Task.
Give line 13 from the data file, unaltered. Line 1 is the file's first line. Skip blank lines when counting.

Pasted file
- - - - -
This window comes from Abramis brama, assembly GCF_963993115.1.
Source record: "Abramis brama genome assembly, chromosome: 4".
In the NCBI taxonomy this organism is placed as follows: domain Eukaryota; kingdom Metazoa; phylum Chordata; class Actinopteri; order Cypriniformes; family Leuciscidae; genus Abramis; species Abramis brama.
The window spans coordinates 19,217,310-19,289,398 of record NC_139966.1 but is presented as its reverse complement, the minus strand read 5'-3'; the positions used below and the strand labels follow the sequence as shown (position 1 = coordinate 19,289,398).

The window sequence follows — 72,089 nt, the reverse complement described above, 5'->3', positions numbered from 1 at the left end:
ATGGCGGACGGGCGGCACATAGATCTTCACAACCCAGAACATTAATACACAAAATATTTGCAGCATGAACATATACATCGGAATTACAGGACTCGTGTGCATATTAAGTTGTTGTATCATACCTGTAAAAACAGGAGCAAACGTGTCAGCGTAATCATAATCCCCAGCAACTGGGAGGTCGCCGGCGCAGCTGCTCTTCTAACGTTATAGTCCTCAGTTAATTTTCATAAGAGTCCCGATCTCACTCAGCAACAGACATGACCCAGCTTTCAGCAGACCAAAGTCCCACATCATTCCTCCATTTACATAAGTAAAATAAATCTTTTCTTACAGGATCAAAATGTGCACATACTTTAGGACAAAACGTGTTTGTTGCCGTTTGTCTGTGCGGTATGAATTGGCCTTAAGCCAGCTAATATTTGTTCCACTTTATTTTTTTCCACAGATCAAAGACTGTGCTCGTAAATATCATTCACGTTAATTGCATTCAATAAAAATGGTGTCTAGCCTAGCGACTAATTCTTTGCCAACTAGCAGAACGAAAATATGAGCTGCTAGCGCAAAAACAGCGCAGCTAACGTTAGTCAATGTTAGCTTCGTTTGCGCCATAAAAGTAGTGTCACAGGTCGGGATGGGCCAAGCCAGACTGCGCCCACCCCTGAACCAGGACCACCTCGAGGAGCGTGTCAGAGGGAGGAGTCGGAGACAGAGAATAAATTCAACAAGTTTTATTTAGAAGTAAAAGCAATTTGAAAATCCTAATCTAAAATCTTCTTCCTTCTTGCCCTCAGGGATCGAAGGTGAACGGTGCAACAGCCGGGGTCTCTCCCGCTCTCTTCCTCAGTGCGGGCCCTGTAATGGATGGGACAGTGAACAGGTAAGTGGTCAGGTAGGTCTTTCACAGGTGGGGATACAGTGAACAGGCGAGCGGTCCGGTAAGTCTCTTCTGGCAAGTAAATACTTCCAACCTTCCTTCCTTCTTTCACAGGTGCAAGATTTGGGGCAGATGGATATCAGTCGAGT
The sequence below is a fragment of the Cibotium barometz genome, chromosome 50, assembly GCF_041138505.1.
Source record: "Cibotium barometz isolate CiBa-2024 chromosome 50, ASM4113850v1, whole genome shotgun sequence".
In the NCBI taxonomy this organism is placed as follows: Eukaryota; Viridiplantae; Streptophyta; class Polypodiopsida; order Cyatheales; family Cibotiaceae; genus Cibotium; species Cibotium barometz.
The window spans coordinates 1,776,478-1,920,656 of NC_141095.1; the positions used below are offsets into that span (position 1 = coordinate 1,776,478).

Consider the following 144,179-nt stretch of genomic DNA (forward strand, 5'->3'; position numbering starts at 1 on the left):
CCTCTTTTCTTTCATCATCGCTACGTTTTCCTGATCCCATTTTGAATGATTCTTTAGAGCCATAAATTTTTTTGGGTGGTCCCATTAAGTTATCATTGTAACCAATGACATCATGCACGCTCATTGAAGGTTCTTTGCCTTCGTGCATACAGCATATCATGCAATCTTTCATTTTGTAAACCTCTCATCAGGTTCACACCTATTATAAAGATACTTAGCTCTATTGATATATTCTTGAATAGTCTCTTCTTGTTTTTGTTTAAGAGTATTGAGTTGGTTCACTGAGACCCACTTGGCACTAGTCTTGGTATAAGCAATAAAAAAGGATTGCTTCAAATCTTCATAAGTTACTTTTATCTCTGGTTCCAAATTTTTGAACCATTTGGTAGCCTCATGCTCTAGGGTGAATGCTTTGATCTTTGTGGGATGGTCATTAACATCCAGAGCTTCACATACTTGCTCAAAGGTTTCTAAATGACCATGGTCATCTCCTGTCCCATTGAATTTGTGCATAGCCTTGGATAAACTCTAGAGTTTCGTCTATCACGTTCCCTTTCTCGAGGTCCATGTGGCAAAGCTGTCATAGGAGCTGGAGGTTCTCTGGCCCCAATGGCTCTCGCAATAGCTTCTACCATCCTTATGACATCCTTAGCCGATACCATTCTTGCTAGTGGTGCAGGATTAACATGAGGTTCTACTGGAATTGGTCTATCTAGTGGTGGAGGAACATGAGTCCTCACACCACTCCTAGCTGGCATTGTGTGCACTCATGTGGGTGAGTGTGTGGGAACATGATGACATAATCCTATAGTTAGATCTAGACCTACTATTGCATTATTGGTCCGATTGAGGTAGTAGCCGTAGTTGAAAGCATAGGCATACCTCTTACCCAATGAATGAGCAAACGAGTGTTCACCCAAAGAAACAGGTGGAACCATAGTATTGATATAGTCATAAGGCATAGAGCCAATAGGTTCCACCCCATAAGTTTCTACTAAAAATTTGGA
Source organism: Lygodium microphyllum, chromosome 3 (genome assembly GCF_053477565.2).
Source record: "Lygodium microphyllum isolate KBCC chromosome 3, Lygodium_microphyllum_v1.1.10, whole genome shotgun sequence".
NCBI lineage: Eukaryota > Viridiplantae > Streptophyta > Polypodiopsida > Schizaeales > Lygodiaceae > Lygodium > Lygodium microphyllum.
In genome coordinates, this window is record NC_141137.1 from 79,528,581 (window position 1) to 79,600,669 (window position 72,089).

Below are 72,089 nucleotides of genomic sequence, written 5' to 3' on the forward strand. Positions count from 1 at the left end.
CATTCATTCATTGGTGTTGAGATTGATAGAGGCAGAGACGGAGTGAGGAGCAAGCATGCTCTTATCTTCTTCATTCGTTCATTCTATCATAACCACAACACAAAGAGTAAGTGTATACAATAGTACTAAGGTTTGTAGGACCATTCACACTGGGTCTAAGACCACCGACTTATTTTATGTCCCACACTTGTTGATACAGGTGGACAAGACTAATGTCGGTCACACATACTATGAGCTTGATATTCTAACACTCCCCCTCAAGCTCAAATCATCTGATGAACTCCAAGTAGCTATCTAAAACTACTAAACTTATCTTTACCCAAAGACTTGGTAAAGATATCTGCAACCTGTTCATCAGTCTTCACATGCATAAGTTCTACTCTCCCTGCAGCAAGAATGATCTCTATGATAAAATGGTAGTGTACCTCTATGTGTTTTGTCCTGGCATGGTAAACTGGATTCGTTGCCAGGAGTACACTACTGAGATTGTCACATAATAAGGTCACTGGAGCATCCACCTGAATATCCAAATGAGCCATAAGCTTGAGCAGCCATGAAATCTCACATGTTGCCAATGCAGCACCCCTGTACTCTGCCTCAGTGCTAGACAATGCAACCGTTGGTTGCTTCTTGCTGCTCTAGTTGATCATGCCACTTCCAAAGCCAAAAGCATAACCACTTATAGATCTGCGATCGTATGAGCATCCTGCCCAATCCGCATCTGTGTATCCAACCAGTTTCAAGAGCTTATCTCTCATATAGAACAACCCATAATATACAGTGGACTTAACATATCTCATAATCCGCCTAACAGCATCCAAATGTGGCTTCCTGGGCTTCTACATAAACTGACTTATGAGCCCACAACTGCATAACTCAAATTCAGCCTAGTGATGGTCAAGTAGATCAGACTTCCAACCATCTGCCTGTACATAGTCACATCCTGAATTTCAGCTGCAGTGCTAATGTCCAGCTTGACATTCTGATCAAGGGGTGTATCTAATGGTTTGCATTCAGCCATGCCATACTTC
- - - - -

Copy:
Source organism: Lygodium microphyllum, chromosome 3 (genome assembly GCF_053477565.2).